Deciduous and forested wetlands are the most common types, followed by open
water, marshes, shrub wetlands, and others. Wetlands are most densely
distributed in the glaciated northwestern and northeastern parts of the
State. Wetland area in Pennsylvania has decreased by more than one-half in
the last 200 years. The primary causes of wetland loss or degradation have
been conversion to cropland, channelization, forestry, mining, urban
development, and the construction of ponds and impoundments. About 50
private conservancy organizations in the State work to protect and preserve
natural lands, including wetlands, on a local level.
Wetlands in Puerto Rico are diverse, ranging from interior montane wetlands
of the rain forest to intertidal mangrove swamps along the coast. Puerto
Rico's wetlands are valuable natural resources that provide habitat for
wildlife and a water supply for several large cities. Nearly all of Puerto
Rico's wetlands have been modified by man--historically for sugar cane
agriculture and more recently for housing development, transportation,
tourist facilities, and other types of development. Wetland restoration
efforts are underway at several locations throughout Puerto Rico; an
example is the freshwater wetlands of Laguna Cartagena, once one of the
most important waterfowl habitats on the island.
Wetlands cover about 65,000 acres of Rhode Island, about 10 percent of the
State's area. Forested wetlands, primarily red maple swamps, are the most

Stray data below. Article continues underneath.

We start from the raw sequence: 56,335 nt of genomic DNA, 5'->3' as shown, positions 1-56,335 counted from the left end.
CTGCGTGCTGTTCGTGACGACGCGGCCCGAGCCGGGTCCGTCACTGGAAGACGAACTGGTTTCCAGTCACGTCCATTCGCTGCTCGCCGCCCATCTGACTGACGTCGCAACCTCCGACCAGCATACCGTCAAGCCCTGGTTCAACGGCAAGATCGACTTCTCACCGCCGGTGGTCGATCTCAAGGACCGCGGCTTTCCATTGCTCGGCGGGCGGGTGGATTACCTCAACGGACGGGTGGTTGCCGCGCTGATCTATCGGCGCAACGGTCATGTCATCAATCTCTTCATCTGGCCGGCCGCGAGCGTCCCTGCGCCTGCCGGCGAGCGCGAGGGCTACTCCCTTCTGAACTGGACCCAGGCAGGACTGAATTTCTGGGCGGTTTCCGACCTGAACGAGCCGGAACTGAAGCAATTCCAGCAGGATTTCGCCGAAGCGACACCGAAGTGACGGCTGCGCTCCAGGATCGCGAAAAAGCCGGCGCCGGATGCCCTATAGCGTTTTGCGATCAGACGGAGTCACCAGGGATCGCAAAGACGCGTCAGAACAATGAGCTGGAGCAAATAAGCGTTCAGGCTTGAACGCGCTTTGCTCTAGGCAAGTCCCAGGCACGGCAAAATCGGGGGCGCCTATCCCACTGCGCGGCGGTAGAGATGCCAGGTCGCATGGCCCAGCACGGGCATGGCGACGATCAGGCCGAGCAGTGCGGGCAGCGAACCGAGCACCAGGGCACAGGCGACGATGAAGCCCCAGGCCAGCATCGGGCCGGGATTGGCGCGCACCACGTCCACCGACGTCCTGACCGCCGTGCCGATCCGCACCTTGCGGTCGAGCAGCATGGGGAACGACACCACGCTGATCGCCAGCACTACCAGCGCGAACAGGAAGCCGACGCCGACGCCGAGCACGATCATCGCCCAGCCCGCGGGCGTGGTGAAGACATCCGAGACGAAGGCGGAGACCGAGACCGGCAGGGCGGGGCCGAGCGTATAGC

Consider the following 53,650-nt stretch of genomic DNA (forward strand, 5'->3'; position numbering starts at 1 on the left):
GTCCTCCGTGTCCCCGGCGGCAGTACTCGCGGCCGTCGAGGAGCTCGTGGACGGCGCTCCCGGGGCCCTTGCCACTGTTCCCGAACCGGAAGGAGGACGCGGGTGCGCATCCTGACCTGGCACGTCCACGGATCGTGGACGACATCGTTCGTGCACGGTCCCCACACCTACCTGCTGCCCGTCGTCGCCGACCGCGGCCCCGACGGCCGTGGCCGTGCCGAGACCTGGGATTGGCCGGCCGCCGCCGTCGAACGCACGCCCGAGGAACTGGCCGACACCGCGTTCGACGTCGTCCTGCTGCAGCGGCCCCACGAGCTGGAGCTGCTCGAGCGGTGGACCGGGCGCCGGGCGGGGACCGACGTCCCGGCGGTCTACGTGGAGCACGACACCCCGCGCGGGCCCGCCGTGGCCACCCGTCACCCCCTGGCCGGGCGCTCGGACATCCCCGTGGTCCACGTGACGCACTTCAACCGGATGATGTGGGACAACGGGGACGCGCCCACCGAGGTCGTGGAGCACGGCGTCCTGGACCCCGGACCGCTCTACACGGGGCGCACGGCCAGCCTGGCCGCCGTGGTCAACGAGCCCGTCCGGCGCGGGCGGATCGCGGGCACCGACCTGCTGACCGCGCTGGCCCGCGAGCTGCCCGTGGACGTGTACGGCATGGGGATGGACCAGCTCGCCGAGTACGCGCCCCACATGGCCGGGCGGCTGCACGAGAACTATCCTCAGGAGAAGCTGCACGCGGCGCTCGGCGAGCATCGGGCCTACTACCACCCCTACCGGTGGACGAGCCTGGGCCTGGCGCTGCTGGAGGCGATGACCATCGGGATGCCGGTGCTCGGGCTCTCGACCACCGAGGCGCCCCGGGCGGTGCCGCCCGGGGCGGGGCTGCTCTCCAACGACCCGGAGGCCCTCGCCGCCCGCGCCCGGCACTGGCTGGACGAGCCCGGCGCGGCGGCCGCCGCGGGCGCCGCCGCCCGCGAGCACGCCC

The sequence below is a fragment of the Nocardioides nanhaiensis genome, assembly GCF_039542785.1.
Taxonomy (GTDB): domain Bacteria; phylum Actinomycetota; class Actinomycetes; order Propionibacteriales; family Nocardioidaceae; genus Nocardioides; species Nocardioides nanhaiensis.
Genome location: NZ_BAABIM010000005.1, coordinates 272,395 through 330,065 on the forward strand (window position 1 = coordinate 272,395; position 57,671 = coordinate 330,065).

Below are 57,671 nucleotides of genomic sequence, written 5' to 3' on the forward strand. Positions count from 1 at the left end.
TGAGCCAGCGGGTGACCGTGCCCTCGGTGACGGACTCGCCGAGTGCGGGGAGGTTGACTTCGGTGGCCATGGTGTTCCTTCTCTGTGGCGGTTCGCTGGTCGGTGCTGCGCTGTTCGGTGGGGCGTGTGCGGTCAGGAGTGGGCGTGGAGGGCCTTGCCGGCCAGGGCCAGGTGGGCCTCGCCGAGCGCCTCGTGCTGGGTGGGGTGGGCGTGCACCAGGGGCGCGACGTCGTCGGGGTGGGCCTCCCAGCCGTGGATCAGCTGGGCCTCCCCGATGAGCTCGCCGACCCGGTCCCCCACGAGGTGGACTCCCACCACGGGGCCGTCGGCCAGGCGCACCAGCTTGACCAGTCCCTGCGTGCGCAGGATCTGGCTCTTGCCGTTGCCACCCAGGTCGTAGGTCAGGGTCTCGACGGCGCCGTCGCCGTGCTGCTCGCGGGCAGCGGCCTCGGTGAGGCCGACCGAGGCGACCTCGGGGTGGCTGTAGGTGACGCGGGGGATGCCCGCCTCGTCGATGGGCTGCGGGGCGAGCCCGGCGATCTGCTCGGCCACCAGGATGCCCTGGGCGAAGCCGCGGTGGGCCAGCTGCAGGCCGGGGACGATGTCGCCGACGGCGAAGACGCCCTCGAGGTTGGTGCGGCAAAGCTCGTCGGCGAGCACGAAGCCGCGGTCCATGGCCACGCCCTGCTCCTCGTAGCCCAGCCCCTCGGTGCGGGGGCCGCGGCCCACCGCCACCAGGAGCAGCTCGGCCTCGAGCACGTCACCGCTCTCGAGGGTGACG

abundant wetland type and account for nearly three-quarters of the State's
wetlands. Once more common in Rhode Island, Atlantic white cedar wetlands
are now found mostly in the southwestern part of the State. Wetlands are
regulated primarily at the State-government level in Rhode Island;
different agencies regulate coastal and freshwater wetlands. Local
land-use controls are an additional wetland-protection measure. Many of
Rhode Island's natural resources have been acquired and protected through
cooperative efforts of private and public entities.
Nearly one-quarter of South Carolina is wetland--about 4.6 million acres.
South Carolina's wetlands provide flood attenuation, erosion control,
water-quality maintenance, recreational opportunities, and fish and
wildlife habitat. South Carolina wetlands are important wintering areas
for migratory waterfowl on the Atlantic Flyway. Wetlands in the State
include wet pine flatwoods, pocosins, Carolina bays, beaver ponds,
bottom-land forests, swamps, fresh and salt marshes, and tidal flats.
About 80 percent of the wetlands are freshwater and forested. Wetland
acreage in South Carolina has declined by more than one-quarter since the
late 1700's, primarily as a result of human activities.
Wetlands occupy about 1.8 million acres (3.6 percent) of South Dakota.
These wetlands are of great economic and esthetic value because they
provide important habitat for wildlife (especially migratory waterfowl),
hydrologic benefits that include water retention and flood attenuation, and
numerous recreational opportunities. By far the most common wetland type
in South Dakota is the prairie pothole, which occurs in glaciated eastern
South Dakota. Wetland area in South Dakota has decreased by about 35
percent during the last 200 years--from about 2.7 million to about 1.8
million acres. Agricultural conversions, notably in the prairie pothole
region, have accounted for most wetland losses.
Estimates of Tennessee's wetland area range from 640,000 to 1,400,000
acres. Although wetlands constitute a small percentage of Tennessee, they
are ecologically and economically valuable to the State. Bottom-land
forests are the most common Tennessee wetlands; they are most abundant in
the flood plains of rivers in the western part of the State. Nearly